Aims: The sentinel lymph node procedure enables selective targeting of the first draining lymph node, where the initial metastases will form. A negative sentinel node (SN) predicts the absence of tumour metastases in the other regional lymph nodes with high accuracy. This means that in the case of a negative SN, regional lymph node dissection is no longer necessary. Besides saving costs, this will prevent many side-effects of lymph node dissection. The aim of this study was to evaluate the reliability of intraoperative cytological and frozen section investigation of the SN to detect metastases. This would allow the axillary lymph node dissection to be performed in the same session as the SN procedure and the excision of the primary tumour in case of a positive SN.
Methods and results: Seventy-four SNs were detected by gamma probe detection of nanocolloid and visual localization of Patent Blue accumulations in 54 women with stage T1-2N0M0 invasive breast cancer. The identified SN were immediately investigated by frozen section and imprint cytological investigation. Diagnoses were confirmed on the paraffin material, and in case of negative frozen section and paraffin haematoxylin and eosin sections, skip sections and immunohistochemistry were performed. Thirty-one SNs (42%) contained metastases, of which 27 were detected by the frozen section procedure (sensitivity 87%). There were no false positives (specificity 100%). The sensitivity of the imprints was 62% with a specificity of 100%. When evaluating the data per patient, for the frozen section procedure the sensitivity was 91% and the specificity 100%, and for the imprints, the sensitivity was 63% and the specificity 100%. There were no SNs in which the imprints showed metastases and the frozen section did not.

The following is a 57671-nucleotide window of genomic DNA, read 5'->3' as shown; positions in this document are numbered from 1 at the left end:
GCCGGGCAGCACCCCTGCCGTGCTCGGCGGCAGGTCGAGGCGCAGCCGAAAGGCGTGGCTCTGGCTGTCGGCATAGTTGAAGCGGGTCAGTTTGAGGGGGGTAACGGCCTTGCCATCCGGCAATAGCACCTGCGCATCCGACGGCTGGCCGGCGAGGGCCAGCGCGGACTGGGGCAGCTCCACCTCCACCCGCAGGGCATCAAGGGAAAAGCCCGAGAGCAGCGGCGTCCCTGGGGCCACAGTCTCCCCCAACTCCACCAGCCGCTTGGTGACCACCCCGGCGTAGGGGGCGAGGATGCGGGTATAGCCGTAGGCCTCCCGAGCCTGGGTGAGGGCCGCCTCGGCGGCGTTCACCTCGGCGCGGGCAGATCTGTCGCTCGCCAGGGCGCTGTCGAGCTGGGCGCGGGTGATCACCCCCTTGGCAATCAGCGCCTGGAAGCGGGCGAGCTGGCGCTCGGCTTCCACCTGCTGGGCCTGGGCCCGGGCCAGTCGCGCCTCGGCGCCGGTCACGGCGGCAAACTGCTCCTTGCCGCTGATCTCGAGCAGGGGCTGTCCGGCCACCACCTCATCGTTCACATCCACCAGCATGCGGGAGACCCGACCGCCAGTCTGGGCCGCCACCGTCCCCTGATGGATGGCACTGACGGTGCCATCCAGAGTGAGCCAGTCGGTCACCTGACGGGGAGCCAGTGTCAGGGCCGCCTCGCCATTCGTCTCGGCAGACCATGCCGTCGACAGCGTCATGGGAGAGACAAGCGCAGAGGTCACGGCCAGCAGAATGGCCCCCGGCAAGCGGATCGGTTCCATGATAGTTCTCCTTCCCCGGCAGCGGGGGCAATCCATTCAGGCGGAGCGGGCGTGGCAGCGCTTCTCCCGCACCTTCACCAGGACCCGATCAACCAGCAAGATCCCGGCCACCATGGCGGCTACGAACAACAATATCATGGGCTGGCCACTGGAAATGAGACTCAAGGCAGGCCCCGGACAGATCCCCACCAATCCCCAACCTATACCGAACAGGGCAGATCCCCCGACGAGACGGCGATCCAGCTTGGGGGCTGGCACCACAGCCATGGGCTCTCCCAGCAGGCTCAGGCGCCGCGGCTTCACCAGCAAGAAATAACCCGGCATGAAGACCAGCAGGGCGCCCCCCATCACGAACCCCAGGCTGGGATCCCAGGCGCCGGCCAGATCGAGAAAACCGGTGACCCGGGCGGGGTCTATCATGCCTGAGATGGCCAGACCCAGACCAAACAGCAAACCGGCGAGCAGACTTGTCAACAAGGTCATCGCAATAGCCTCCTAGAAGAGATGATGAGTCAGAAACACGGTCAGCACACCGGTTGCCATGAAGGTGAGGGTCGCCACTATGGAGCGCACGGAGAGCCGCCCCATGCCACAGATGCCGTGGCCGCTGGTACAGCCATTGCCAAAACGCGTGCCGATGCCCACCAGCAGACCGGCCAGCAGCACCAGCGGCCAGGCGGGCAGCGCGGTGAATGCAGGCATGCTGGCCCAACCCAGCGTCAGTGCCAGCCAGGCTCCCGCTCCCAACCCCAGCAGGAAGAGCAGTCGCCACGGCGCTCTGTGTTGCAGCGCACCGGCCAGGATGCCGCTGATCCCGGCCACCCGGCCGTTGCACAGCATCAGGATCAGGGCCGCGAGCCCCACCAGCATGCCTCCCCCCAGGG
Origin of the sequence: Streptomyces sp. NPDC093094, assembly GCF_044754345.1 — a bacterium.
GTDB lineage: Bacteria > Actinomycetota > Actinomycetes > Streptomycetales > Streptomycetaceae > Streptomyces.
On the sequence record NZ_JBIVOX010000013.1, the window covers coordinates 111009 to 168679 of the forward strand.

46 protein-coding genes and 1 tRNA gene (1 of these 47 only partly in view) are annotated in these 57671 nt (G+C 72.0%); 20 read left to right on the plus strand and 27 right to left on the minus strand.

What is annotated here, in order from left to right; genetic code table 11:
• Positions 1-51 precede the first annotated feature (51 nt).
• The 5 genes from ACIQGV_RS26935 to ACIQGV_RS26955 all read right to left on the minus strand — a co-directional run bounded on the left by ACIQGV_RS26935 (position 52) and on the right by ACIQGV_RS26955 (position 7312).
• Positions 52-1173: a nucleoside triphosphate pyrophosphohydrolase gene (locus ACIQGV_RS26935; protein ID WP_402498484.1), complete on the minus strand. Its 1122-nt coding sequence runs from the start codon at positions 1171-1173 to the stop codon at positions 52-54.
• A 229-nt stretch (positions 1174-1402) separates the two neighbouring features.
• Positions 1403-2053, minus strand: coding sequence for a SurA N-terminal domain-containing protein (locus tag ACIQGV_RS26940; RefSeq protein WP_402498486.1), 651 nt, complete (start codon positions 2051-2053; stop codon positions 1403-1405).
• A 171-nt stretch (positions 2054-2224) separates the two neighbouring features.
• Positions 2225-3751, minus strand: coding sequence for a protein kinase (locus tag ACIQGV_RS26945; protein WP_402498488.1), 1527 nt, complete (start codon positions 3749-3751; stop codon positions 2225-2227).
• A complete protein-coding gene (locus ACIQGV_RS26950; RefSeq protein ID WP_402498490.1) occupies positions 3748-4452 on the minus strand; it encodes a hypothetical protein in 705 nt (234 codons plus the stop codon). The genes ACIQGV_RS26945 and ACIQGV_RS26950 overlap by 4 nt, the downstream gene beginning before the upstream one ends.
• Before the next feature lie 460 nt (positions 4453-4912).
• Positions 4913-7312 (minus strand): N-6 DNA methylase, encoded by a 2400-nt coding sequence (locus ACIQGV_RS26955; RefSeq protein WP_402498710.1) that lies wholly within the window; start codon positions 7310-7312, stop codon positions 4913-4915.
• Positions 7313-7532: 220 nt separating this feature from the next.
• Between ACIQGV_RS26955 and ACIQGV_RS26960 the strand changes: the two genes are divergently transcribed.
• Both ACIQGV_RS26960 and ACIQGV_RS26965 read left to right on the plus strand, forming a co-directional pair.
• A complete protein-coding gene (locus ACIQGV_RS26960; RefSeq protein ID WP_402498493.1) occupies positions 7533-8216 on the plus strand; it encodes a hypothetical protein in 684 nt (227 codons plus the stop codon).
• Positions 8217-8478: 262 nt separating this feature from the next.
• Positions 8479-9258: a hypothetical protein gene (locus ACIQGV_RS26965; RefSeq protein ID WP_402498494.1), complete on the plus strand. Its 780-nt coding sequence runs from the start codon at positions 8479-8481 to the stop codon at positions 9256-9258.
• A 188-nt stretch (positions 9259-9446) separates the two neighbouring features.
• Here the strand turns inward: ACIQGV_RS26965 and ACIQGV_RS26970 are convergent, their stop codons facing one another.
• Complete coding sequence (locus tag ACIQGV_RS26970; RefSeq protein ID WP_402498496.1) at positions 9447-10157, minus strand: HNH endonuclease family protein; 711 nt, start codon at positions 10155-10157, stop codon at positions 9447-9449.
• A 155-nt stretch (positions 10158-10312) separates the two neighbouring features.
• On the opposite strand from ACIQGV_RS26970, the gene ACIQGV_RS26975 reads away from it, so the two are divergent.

Conclusions: Intraoperative frozen section analysis is a reliable procedure by which a high percentage of sentinel lymph node metastases can be detected in breast cancer patients without false positive results. This allows the surgeon to perform an immediate axillary lymph node dissection in case of positive SNs. In up to 10% of cases, the final paraffin sections will reveal micrometastases that were not detected by the frozen section, and in these patients axillary lymph node dissection will have to be performed in a second session. The imprint method is significantly less sensitive than the frozen section but may be used as an alternative when frozen section is not possible.